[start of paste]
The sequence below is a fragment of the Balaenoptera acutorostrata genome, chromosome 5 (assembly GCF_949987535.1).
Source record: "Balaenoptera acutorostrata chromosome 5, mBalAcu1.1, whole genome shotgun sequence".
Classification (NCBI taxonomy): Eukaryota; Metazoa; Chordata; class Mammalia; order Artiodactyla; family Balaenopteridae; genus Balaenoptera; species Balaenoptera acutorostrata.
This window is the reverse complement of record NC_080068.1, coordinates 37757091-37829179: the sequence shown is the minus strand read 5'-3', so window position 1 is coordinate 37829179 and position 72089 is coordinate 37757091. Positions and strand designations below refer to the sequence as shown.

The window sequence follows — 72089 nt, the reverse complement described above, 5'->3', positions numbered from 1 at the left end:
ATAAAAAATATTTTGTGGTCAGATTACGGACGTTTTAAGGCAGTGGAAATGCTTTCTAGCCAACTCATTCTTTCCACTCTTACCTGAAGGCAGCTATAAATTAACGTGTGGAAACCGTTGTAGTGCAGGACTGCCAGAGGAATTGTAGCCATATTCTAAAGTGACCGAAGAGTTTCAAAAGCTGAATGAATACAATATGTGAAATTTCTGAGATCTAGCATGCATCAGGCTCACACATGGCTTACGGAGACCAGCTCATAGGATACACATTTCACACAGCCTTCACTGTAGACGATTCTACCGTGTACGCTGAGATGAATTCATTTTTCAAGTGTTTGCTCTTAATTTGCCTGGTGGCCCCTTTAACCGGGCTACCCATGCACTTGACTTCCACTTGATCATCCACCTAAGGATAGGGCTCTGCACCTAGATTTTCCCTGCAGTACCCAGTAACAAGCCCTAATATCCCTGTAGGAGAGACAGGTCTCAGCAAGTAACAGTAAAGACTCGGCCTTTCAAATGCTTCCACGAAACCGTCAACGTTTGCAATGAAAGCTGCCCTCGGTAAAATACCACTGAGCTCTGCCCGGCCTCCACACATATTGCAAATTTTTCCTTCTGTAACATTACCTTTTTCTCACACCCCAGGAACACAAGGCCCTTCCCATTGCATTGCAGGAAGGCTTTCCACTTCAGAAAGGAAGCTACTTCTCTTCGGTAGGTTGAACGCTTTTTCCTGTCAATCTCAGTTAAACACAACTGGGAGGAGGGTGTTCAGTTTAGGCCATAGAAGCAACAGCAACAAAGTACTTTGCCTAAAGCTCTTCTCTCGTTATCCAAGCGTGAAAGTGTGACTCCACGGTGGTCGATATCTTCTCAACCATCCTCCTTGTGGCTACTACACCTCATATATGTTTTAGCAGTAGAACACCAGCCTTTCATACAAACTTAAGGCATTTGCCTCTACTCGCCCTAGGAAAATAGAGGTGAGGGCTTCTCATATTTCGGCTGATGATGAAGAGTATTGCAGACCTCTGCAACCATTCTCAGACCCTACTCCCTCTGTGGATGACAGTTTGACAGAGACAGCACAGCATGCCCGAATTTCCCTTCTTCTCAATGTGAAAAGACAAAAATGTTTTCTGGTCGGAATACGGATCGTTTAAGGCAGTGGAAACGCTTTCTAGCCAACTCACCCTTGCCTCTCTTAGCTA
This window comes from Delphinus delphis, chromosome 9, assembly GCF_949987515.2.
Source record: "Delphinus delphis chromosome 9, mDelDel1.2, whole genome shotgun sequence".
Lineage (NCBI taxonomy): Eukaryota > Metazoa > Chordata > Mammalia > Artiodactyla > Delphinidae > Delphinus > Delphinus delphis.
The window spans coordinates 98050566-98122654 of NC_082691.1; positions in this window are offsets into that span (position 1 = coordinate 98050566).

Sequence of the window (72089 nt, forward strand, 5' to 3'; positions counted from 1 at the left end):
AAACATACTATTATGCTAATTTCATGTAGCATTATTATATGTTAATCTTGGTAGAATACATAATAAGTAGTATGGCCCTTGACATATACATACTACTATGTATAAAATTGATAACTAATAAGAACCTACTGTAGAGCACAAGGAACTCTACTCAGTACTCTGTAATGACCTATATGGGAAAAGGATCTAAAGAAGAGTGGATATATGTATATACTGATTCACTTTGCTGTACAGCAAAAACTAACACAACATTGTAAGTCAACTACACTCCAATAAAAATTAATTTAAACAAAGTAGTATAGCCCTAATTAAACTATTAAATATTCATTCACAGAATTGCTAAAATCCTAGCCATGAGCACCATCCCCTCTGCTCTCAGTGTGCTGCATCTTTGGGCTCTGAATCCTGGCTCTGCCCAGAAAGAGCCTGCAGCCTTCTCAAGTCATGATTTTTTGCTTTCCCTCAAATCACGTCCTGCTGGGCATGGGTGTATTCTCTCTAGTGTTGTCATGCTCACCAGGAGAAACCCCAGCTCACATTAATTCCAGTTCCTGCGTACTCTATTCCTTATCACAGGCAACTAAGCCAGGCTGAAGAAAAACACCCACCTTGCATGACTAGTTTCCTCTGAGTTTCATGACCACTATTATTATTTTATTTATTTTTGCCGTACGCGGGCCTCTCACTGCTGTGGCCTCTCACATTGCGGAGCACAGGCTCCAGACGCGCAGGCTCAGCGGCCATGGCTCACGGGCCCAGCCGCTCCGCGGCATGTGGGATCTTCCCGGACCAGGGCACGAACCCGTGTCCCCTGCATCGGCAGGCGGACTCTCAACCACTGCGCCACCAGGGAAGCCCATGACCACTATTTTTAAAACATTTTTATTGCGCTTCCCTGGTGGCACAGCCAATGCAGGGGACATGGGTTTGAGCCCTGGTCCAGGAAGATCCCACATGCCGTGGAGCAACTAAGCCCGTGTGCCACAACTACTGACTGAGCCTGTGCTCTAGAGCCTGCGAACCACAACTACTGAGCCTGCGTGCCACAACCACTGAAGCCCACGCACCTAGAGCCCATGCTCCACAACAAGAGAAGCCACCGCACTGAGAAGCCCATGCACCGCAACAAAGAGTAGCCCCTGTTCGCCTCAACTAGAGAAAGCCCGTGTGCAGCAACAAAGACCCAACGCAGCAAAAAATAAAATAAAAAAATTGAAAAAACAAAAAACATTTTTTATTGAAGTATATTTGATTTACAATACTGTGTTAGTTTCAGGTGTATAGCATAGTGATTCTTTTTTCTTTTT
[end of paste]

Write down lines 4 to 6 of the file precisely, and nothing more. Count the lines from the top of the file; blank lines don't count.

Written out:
This window is the reverse complement of record NC_080068.1, coordinates 37757091-37829179: the sequence shown is the minus strand read 5'-3', so window position 1 is coordinate 37829179 and position 72089 is coordinate 37757091. Positions and strand designations below refer to the sequence as shown.

The window sequence follows — 72089 nt, the reverse complement described above, 5'->3', positions numbered from 1 at the left end:
ATAAAAAATATTTTGTGGTCAGATTACGGACGTTTTAAGGCAGTGGAAATGCTTTCTAGCCAACTCATTCTTTCCACTCTTACCTGAAGGCAGCTATAAATTAACGTGTGGAAACCGTTGTAGTGCAGGACTGCCAGAGGAATTGTAGCCATATTCTAAAGTGACCGAAGAGTTTCAAAAGCTGAATGAATACAATATGTGAAATTTCTGAGATCTAGCATGCATCAGGCTCACACATGGCTTACGGAGACCAGCTCATAGGATACACATTTCACACAGCCTTCACTGTAGACGATTCTACCGTGTACGCTGAGATGAATTCATTTTTCAAGTGTTTGCTCTTAATTTGCCTGGTGGCCCCTTTAACCGGGCTACCCATGCACTTGACTTCCACTTGATCATCCACCTAAGGATAGGGCTCTGCACCTAGATTTTCCCTGCAGTACCCAGTAACAAGCCCTAATATCCCTGTAGGAGAGACAGGTCTCAGCAAGTAACAGTAAAGACTCGGCCTTTCAAATGCTTCCACGAAACCGTCAACGTTTGCAATGAAAGCTGCCCTCGGTAAAATACCACTGAGCTCTGCCCGGCCTCCACACATATTGCAAATTTTTCCTTCTGTAACATTACCTTTTTCTCACACCCCAGGAACACAAGGCCCTTCCCATTGCATTGCAGGAAGGCTTTCCACTTCAGAAAGGAAGCTACTTCTCTTCGGTAGGTTGAACGCTTTTTCCTGTCAATCTCAGTTAAACACAACTGGGAGGAGGGTGTTCAGTTTAGGCCATAGAAGCAACAGCAACAAAGTACTTTGCCTAAAGCTCTTCTCTCGTTATCCAAGCGTGAAAGTGTGACTCCACGGTGGTCGATATCTTCTCAACCATCCTCCTTGTGGCTACTACACCTCATATATGTTTTAGCAGTAGAACACCAGCCTTTCATACAAACTTAAGGCATTTGCCTCTACTCGCCCTAGGAAAATAGAGGTGAGGGCTTCTCATATTTCGGCTGATGATGAAGAGTATTGCAGACCTCTGCAACCATTCTCAGACCCTACTCCCTCTGTGGATGACAGTTTGACAGAGACAGCACAGCATGCCCGAATTTCCCTTCTTCTCAATGTGAAAAGACAAAAATGTTTTCTGGTCGGAATACGGATCGTTTAAGGCAGTGGAAACGCTTTCTAGCCAACTCACCCTTGCCTCTCTTAGCTA